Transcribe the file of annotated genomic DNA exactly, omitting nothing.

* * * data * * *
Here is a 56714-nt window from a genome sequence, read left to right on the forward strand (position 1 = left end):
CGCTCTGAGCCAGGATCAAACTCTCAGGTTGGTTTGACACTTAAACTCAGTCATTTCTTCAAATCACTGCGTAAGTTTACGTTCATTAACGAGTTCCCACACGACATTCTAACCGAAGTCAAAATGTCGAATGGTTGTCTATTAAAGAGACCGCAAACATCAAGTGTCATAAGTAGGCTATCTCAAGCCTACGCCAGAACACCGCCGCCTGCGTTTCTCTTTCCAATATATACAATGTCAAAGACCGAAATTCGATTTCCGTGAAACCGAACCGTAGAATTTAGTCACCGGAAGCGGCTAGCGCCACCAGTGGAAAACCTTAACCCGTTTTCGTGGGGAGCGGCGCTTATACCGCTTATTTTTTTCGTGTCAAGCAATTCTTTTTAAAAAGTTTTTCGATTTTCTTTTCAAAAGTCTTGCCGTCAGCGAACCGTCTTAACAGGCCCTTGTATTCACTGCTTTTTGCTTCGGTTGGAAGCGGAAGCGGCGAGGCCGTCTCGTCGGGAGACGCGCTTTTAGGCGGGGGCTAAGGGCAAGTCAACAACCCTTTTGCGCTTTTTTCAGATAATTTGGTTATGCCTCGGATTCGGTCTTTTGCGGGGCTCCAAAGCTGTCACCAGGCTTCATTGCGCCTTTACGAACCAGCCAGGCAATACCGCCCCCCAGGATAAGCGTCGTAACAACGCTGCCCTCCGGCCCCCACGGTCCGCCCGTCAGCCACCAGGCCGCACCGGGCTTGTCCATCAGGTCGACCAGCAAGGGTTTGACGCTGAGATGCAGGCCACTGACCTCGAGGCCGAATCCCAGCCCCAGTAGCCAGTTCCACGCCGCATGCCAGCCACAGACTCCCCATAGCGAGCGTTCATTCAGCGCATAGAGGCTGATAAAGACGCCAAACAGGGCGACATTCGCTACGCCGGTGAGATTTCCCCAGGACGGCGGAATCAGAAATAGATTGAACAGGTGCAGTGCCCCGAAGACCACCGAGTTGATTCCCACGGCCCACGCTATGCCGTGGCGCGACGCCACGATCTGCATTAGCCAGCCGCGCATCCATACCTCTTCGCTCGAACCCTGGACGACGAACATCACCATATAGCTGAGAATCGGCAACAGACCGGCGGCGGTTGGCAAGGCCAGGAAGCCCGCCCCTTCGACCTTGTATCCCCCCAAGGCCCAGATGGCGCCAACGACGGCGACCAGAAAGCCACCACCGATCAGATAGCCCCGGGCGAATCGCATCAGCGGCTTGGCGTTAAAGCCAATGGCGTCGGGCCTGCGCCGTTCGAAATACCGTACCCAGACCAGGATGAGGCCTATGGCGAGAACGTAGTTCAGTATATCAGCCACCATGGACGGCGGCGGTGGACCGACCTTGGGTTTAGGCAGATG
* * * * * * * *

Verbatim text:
Here is a 56714-nt window from a genome sequence, read left to right on the forward strand (position 1 = left end):
CGCTCTGAGCCAGGATCAAACTCTCAGGTTGGTTTGACACTTAAACTCAGTCATTTCTTCAAATCACTGCGTAAGTTTACGTTCATTAACGAGTTCCCACACGACATTCTAACCGAAGTCAAAATGTCGAATGGTTGTCTATTAAAGAGACCGCAAACATCAAGTGTCATAAGTAGGCTATCTCAAGCCTACGCCAGAACACCGCCGCCTGCGTTTCTCTTTCCAATATATACAATGTCAAAGACCGAAATTCGATTTCCGTGAAACCGAACCGTAGAATTTAGTCACCGGAAGCGGCTAGCGCCACCAGTGGAAAACCTTAACCCGTTTTCGTGGGGAGCGGCGCTTATACCGCTTATTTTTTTCGTGTCAAGCAATTCTTTTTAAAAAGTTTTTCGATTTTCTTTTCAAAAGTCTTGCCGTCAGCGAACCGTCTTAACAGGCCCTTGTATTCACTGCTTTTTGCTTCGGTTGGAAGCGGAAGCGGCGAGGCCGTCTCGTCGGGAGACGCGCTTTTAGGCGGGGGCTAAGGGCAAGTCAACAACCCTTTTGCGCTTTTTTCAGATAATTTGGTTATGCCTCGGATTCGGTCTTTTGCGGGGCTCCAAAGCTGTCACCAGGCTTCATTGCGCCTTTACGAACCAGCCAGGCAATACCGCCCCCCAGGATAAGCGTCGTAACAACGCTGCCCTCCGGCCCCCACGGTCCGCCCGTCAGCCACCAGGCCGCACCGGGCTTGTCCATCAGGTCGACCAGCAAGGGTTTGACGCTGAGATGCAGGCCACTGACCTCGAGGCCGAATCCCAGCCCCAGTAGCCAGTTCCACGCCGCATGCCAGCCACAGACTCCCCATAGCGAGCGTTCATTCAGCGCATAGAGGCTGATAAAGACGCCAAACAGGGCGACATTCGCTACGCCGGTGAGATTTCCCCAGGACGGCGGAATCAGAAATAGATTGAACAGGTGCAGTGCCCCGAAGACCACCGAGTTGATTCCCACGGCCCACGCTATGCCGTGGCGCGACGCCACGATCTGCATTAGCCAGCCGCGCATCCATACCTCTTCGCTCGAACCCTGGACGACGAACATCACCATATAGCTGAGAATCGGCAACAGACCGGCGGCGGTTGGCAAGGCCAGGAAGCCCGCCCCTTCGACCTTGTATCCCCCCAAGGCCCAGATGGCGCCAACGACGGCGACCAGAAAGCCACCACCGATCAGATAGCCCCGGGCGAATCGCATCAGCGGCTTGGCGTTAAAGCCAATGGCGTCGGGCCTGCGCCGTTCGAAATACCGTACCCAGACCAGGATGAGGCCTATGGCGAGAACGTAGTTCAGTATATCAGCCACCATGGACGGCGGCGGTGGACCGACCTTGGGTTTAGGCAGATG